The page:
Although I was initially discouraged by this issue's "Previously in GloomCookie" blurb, which seemed to entrenched in goth soap opera continuity to attract new readers like me, I was surprised by the ease with which I succumbed subsequent story. GloomCookie #28 is a fairly linear tale about a melodramatic, broken-hearted eccentric whose poetry attracts a vampire sect to recruit him, and who in turn unwittingly bites the psycho-chick stalking him, so they can "be together for eternity!" Obviously, a ghoulish consequence for an already devilish lifestyle, but such is love, I presume. Indeed, with Valentine's Day right around the corner, this issue presented an interesting introduction to my brief series reviewing romantic comics -- comics which are traditionally appealing to a generally feminine audience, but in this case, targets a niche crowd. Indeed, I was reminded of Serenity Rose, another "goth comic" that implemented heavy black and white contrast in its interior art, perhaps for effect as much as budgetary restrictions. Still, I enjoyed this issue a tad more, as its characters, while dark in nature, didn't take themselves so seriously as to alienate casual readers like me. In fact, the very combination of the words "gloom" and cookie" imply something dark, but contrastingly easy to swallow. The author's supplemental essay reveals that this is the last ongoing issue of the title, which explains is climactic sense of self-enclosure. Indeed, I had nothing to fear from the context of GloomCookie; all romances, after all, have their respective baggage. Has that ever stopped us from butting in before?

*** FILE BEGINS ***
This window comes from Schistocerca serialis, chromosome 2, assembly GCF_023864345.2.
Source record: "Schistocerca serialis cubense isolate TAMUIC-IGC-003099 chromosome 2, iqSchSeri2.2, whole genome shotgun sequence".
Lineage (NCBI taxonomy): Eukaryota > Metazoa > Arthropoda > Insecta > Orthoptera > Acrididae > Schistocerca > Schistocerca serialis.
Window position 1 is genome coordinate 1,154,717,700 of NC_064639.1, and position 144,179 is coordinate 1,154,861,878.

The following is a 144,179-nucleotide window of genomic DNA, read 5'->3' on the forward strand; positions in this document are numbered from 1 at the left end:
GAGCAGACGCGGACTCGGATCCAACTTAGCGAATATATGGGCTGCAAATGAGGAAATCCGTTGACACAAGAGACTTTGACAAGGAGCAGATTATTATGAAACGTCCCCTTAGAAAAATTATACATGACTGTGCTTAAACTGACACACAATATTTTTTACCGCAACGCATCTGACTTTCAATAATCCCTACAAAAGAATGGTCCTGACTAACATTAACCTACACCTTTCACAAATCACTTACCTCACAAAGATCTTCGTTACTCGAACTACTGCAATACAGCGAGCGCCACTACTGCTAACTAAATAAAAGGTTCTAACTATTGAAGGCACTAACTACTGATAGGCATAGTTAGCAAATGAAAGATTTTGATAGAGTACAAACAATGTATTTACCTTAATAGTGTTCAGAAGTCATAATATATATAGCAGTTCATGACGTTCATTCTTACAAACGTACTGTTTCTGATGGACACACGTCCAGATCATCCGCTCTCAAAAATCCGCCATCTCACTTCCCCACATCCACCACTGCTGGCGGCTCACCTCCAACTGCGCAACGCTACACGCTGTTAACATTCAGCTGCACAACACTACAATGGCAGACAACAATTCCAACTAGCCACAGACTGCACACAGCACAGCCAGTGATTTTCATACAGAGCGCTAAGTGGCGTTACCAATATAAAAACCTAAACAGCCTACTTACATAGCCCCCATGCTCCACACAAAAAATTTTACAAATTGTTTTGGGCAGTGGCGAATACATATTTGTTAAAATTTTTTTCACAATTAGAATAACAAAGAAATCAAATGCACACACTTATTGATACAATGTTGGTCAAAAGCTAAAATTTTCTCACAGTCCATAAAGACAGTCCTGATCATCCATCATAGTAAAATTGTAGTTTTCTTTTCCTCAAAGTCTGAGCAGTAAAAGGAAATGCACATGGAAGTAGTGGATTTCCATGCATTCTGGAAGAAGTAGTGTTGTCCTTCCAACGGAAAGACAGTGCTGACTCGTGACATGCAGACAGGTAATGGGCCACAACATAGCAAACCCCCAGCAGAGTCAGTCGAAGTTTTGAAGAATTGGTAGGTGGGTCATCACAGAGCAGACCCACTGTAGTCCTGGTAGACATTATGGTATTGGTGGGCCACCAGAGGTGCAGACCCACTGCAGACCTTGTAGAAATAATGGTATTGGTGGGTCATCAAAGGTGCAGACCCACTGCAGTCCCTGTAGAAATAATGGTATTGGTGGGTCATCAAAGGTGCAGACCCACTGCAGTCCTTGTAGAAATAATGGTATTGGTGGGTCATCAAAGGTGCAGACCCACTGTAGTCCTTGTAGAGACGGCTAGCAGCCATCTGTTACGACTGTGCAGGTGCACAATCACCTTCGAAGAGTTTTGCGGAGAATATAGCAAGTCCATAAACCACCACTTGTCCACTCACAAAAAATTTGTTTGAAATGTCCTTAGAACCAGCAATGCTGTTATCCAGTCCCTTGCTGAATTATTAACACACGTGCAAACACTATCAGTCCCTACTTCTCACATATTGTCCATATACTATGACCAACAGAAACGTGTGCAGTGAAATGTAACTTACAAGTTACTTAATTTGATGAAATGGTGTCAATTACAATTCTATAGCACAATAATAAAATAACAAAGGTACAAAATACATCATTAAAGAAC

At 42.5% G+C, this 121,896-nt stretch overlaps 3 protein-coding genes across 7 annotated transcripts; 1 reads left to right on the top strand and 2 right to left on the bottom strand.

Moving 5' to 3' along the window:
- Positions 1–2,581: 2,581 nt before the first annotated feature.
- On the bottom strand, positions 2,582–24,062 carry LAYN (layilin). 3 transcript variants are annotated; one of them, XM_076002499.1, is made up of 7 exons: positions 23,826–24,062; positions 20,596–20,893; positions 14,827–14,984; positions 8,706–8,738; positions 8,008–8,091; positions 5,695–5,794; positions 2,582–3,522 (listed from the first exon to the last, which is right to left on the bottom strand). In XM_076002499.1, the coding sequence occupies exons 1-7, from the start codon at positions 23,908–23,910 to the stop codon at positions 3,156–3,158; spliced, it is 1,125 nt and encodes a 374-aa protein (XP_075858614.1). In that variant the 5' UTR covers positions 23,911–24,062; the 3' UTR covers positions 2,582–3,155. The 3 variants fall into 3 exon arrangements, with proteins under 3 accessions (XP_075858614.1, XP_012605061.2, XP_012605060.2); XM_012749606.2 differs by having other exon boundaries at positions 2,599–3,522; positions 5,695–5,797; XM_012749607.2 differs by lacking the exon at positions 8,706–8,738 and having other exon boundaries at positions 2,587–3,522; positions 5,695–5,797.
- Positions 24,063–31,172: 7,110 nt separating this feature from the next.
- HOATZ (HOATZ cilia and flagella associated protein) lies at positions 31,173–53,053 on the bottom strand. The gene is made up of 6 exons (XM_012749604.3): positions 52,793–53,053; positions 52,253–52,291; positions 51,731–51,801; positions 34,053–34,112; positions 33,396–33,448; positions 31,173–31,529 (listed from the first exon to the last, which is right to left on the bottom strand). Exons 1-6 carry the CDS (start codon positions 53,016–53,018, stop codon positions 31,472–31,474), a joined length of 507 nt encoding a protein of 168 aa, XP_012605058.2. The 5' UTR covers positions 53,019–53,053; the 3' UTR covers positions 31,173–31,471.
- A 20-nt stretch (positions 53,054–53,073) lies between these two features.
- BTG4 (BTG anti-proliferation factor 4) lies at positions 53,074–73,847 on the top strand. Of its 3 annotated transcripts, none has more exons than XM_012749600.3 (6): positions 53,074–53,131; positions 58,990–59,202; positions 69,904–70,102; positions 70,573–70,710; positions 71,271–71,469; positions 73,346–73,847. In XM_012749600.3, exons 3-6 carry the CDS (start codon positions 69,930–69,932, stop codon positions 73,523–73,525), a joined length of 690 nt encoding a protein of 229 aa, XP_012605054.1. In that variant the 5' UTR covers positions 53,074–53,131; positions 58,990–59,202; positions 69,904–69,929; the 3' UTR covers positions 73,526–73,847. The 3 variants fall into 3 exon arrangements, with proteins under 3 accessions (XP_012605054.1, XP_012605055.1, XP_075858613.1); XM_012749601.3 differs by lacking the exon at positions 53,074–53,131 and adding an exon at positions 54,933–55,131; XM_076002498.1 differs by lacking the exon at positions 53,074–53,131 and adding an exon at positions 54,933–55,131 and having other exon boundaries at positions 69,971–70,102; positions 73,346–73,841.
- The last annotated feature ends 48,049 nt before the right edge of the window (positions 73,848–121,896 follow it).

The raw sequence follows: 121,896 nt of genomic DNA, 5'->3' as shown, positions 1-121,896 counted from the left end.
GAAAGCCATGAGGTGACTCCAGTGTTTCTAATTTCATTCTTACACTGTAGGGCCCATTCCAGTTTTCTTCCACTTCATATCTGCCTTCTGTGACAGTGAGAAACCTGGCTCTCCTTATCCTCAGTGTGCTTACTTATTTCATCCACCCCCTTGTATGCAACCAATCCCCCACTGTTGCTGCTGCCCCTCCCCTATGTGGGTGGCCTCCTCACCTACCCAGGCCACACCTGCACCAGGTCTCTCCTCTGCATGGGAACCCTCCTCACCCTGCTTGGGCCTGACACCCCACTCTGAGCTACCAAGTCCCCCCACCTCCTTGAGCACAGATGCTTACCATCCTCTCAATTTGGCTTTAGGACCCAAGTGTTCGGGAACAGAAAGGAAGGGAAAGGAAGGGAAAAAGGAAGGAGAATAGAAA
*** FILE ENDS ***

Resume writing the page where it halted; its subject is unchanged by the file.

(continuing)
Thursday, February 08, 2007

Ghost Rider: Trail of Tears #1

Ghost Rider: Trail of Tears #1, April 2007, Marvel Comics
writer: Garth Ennis
artist: Clayton Crain
letterer: VC's Joe Caramagna
assistant editor: Daniel Ketchum
editors: Warren Simons & Axel Alonso

(Blogger's note: You can also check out this review at Geek in the City, complete with images!)

In my fifteen years of comic book collecting, I've never purchased an issue of Ghost Rider. My young peers may have bought the flaming skull shtick, but I dismissed the hype as a shallow (albeit cool) visual gimmick. What kind of depth can a comic book about a motorcycle-riding "spirit of vengeance" offer with so many other superhero books mining the deep complexities of superheroics? Ghost Rider . . . a cool idea for a tattoo turned into a comic book, that's what I thought. Still, as a fan of the medium as a whole, I'm grateful that ol' Skull-head is worthy of his own feature film, as the consequences could only entail greater exposure for the industry overall. So, in anticipation for next week's Ghost Rider release, I caved in and picked up this week's Ghost Rider: Trail of Tears #1.

Which is exactly what Marvel wanted me to do . . .